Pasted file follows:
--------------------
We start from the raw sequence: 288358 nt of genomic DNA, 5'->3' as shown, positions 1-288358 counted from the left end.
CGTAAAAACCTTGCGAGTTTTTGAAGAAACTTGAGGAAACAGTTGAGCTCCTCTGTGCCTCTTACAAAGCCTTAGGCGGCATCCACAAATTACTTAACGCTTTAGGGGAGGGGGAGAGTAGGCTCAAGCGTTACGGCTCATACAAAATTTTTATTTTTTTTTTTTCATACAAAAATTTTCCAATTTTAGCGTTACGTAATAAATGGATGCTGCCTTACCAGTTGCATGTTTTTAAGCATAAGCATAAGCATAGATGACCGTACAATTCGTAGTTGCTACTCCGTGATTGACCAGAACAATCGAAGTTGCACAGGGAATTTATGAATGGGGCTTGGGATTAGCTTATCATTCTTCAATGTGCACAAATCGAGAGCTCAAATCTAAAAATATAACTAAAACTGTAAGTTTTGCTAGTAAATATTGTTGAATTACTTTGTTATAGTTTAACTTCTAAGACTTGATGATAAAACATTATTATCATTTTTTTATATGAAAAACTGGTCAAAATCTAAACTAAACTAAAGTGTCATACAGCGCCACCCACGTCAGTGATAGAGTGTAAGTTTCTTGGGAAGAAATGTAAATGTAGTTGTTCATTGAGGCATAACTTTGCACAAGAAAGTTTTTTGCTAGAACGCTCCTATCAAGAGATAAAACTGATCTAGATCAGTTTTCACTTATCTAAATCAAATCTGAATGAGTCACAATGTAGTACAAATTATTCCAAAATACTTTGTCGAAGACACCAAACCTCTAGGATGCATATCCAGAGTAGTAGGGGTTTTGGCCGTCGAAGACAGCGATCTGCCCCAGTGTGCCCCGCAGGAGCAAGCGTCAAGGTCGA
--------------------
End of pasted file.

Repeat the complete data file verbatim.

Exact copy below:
We start from the raw sequence: 288358 nt of genomic DNA, 5'->3' as shown, positions 1-288358 counted from the left end.
CGTAAAAACCTTGCGAGTTTTTGAAGAAACTTGAGGAAACAGTTGAGCTCCTCTGTGCCTCTTACAAAGCCTTAGGCGGCATCCACAAATTACTTAACGCTTTAGGGGAGGGGGAGAGTAGGCTCAAGCGTTACGGCTCATACAAAATTTTTATTTTTTTTTTTTCATACAAAAATTTTCCAATTTTAGCGTTACGTAATAAATGGATGCTGCCTTACCAGTTGCATGTTTTTAAGCATAAGCATAAGCATAGATGACCGTACAATTCGTAGTTGCTACTCCGTGATTGACCAGAACAATCGAAGTTGCACAGGGAATTTATGAATGGGGCTTGGGATTAGCTTATCATTCTTCAATGTGCACAAATCGAGAGCTCAAATCTAAAAATATAACTAAAACTGTAAGTTTTGCTAGTAAATATTGTTGAATTACTTTGTTATAGTTTAACTTCTAAGACTTGATGATAAAACATTATTATCATTTTTTTATATGAAAAACTGGTCAAAATCTAAACTAAACTAAAGTGTCATACAGCGCCACCCACGTCAGTGATAGAGTGTAAGTTTCTTGGGAAGAAATGTAAATGTAGTTGTTCATTGAGGCATAACTTTGCACAAGAAAGTTTTTTGCTAGAACGCTCCTATCAAGAGATAAAACTGATCTAGATCAGTTTTCACTTATCTAAATCAAATCTGAATGAGTCACAATGTAGTACAAATTATTCCAAAATACTTTGTCGAAGACACCAAACCTCTAGGATGCATATCCAGAGTAGTAGGGGTTTTGGCCGTCGAAGACAGCGATCTGCCCCAGTGTGCCCCGCAGGAGCAAGCGTCAAGGTCGA